DorobekInsider: What happened in the federal government when we were away on vacation

Tuesday - 9/8/2009, 3:43pm EDT

Let’s admit it — we just don’t pay as much attention over the summer. But there were all sorts of things that did go on this summer — even aside from fuming at health care town halls.

But it actually was a somewhat busy summer.

I hope you got to participate in the fifth meeting of the Federal News Radio Book Club, talking about the book Payback: Reaping the Rewards of Innovation by James P. Andrew and Harold L. Sirkin. Joining us in Federal News Radio 1500 AM’s Studio 1-A was the author, Jim Andrew, and federal chief technology officer Aneesh Chopra, who was the one who suggested the book. You can read more and hear the book club meeting here.

Some things that happened — or didn’t happen — this summer…

* No cyber-czar
One big thing that did not happen this summer — the appointment of the Obama cyber czar. In fact, it has been more than 14 weeks… 101 days, to be exact — since President Obama announced the creation of the post. And, in fact, one of the leading candidates — Melissa Hathaway — has since announced that she is leaving government.

* NSPS
The other big event this summer was all the brouhaha around the Defense Department’s National Security Personnel System. The Defense Business Board formed a task group to make recommendations on what to do with DOD’s controversial pay-for-performance system. Essentially, the Defense Business Board task group said that NSPS is broken, and it cannot be “fixed” but instead needs to be “reconstructed.” Read those recommendations here.

* VA IG report… and VA IT
All sorts of… well, stuff… going on about the Department of Veterans Affairs IT organization. A report by the VA inspector general found all sorts of problems within the organization. The reports essentially found that former high-ranking information technology officials at VA gave preferential treatment to certain contractors, engaged in nepotism in hiring and, in one case, took advantage of a relationship with a supervisor for personal gain.

Of course, it comes as the new VA CIO Roger Baker has been working to rework the agency’s IT organization. Earlier this year, Baker put a hold on 45 IT projects because they were behind schedule or over budget.

* GSA
Something that didn’t happen this summer — confirmation of Martha Johnson to be the new administrator of the general Services Administration — although we did learn that Sen. Kit Bond (R-MO) who has put a hold on Johnson’s nomination.

But meanwhile, there has been a lot of developments at GSA. Among them… the merger of the Office of Governmentwide Policy and the Chief Acquisition Officer’s office… the appointment of Michael Robertson to lead those organizations — hear Federal News Radio 1500 AM’s interview with Robertson here… the appointment of Dave McClure to lead GSA’s Office of Citizen Services… hear Federal News Radio 1500 AM’s interview with McClure here… the appointment of Bob Peck to head GSA’s Public Building Service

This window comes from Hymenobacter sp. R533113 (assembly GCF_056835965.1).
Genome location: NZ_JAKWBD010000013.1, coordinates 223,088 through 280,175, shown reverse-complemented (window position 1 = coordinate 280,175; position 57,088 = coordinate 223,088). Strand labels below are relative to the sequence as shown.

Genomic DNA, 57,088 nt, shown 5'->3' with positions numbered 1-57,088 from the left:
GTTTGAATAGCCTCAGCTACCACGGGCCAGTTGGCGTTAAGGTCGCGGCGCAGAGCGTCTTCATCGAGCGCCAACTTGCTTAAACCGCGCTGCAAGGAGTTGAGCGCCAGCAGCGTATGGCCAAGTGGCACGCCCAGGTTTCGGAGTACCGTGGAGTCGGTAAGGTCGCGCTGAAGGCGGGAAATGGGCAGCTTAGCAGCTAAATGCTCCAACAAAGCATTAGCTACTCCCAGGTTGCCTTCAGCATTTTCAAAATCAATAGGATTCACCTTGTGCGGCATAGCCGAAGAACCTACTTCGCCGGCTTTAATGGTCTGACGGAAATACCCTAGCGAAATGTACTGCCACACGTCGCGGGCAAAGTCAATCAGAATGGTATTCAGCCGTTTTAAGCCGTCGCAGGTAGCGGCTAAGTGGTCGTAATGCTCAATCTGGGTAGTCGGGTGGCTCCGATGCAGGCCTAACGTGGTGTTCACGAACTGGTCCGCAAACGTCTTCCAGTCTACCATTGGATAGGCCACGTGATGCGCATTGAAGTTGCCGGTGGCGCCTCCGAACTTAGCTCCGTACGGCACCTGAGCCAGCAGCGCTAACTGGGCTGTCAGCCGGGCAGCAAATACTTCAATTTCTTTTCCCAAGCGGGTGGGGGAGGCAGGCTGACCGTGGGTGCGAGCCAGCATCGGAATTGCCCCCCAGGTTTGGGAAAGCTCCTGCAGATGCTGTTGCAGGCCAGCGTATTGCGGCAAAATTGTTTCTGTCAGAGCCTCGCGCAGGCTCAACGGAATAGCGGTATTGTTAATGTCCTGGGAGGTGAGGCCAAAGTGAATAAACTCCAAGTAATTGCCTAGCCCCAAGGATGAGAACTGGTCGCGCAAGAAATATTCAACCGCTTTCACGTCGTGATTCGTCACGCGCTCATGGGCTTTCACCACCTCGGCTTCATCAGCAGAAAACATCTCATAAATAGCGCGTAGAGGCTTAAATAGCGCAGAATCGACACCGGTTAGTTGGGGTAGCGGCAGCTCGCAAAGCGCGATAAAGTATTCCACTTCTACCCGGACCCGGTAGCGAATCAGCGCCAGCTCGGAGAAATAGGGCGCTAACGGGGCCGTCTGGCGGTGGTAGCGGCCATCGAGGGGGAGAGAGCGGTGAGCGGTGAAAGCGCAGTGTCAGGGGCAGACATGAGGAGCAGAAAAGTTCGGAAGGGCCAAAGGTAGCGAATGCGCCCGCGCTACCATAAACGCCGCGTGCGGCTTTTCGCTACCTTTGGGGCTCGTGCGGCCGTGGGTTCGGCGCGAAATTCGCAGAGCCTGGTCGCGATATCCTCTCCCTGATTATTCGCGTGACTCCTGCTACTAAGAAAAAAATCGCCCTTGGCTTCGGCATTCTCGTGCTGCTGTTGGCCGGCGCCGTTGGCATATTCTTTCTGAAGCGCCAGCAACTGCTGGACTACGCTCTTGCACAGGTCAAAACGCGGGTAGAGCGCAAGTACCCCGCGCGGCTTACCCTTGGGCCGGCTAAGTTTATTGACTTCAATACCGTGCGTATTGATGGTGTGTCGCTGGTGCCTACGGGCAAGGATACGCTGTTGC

* Recovery.gov
There are still a lot of people watching the Recovery, Accountability and Transparency Board redesign of the Recovery.gov Web site. But this summer there were — and, frankly, still are — lingering questions the contract award. Read more here.

I have also asked the editors of the government focused publications for their thoughts on the top stories.

I have only heard from Steve Watkins, the editor of Federal Times. His big stories:

The biggest stories of the summer for our readers were both agency specific: the Postal Service’s continuing financial flame out, and the near-death of the Pentagon’s National Security Personnel System. Both are continuing stories and we’ll see how they roll out from here.

Meanwhile, there are a couple ongoing governmentwide stories that affect our readers a lot yet have oddly not prompted many headlines (no doubt because they are far less flashy): the continuing quiet execution of the government’s gigantic stimulus projects and the gradual filling of senior leadership posts by Obama appointees.

Finally, the Obama administration has foreshadowed for us a few stories sure to attract much attention — big reform initiatives targeting the important areas of pay, hiring and contracting — but it’s still too early to see exactly where those are heading.

Finally, the Obama administration has foreshadowed for us a few stories sure to attract much attention — big reform initiatives targeting the important areas of pay, hiring and contracting — but it’s still too early to see exactly where those are heading.